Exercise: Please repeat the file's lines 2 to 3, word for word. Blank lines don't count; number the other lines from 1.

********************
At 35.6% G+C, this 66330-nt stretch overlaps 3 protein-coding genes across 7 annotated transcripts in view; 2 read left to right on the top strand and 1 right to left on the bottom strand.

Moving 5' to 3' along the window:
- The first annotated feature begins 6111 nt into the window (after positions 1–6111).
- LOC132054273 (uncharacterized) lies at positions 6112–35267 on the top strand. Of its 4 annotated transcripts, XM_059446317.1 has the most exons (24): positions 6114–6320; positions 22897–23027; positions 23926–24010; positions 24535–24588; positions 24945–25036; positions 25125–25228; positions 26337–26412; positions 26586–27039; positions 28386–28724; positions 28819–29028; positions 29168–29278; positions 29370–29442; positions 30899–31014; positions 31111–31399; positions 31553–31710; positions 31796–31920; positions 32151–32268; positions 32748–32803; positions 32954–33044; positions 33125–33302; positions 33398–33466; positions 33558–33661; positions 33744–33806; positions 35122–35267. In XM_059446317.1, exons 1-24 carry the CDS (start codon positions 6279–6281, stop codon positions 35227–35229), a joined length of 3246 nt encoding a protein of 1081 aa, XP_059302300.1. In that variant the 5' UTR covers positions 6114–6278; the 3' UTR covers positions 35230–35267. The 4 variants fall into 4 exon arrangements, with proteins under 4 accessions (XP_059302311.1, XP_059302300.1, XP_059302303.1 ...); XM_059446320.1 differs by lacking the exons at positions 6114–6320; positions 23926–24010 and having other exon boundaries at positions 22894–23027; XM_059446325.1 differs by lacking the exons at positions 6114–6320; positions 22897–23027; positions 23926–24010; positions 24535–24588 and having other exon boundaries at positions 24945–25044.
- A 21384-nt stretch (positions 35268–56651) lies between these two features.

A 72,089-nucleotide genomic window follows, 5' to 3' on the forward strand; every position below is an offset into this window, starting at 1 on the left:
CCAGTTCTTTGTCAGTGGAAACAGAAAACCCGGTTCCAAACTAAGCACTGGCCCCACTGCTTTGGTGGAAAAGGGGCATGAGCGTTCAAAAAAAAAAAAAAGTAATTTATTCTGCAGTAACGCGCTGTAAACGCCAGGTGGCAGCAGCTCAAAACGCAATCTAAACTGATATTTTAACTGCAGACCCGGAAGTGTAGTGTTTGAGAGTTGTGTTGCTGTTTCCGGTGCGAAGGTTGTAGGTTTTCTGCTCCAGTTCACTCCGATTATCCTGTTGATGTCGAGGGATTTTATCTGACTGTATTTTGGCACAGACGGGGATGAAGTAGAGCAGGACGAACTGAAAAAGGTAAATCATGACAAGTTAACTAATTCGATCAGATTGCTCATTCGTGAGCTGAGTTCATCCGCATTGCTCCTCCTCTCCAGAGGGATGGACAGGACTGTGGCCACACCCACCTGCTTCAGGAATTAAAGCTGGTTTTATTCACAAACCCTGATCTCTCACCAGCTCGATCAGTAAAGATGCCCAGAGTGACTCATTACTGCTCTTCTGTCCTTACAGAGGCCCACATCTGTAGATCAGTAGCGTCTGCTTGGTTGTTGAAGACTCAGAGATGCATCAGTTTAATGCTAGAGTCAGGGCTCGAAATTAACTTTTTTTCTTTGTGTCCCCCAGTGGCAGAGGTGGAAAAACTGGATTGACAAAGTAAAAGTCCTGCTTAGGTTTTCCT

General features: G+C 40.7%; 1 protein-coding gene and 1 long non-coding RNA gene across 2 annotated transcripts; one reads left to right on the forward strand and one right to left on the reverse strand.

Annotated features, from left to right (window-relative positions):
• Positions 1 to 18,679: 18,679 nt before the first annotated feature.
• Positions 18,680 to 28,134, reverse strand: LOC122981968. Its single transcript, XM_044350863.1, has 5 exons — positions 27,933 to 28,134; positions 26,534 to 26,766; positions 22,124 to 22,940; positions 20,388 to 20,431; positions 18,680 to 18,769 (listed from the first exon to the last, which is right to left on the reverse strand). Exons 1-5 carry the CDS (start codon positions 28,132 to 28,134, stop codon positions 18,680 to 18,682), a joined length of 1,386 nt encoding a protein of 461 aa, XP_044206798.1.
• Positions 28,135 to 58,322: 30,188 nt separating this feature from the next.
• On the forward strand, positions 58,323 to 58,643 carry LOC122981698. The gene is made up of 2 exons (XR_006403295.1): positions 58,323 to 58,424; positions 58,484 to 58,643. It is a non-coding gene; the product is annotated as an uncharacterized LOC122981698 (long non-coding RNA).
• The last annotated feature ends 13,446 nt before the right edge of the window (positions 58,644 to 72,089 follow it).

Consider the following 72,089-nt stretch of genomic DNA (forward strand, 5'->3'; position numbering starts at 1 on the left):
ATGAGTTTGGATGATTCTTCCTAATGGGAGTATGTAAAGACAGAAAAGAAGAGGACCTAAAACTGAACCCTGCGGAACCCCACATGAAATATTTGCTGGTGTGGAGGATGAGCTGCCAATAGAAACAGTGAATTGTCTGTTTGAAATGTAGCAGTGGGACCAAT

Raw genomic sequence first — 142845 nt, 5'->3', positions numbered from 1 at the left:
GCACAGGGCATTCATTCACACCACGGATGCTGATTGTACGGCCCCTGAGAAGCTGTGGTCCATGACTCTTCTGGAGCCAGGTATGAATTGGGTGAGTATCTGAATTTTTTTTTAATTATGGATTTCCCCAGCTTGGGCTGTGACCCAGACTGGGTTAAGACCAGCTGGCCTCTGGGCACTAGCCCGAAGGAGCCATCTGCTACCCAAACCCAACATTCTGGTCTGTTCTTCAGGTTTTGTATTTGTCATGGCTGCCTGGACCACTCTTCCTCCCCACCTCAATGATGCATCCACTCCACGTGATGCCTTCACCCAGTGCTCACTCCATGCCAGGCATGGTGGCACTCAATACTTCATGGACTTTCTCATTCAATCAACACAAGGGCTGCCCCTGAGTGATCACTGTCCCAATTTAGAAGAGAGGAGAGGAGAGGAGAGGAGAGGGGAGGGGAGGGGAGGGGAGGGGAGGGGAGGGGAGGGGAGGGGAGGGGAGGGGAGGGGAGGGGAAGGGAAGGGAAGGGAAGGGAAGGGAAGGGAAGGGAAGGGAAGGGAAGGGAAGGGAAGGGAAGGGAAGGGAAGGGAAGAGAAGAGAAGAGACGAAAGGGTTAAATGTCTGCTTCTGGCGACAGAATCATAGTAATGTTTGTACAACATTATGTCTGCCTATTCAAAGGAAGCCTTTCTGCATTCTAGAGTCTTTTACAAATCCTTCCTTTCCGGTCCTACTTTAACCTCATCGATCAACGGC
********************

Moving 5' to 3' along the window:
- The first annotated feature begins 6111 nt into the window (after positions 1–6111).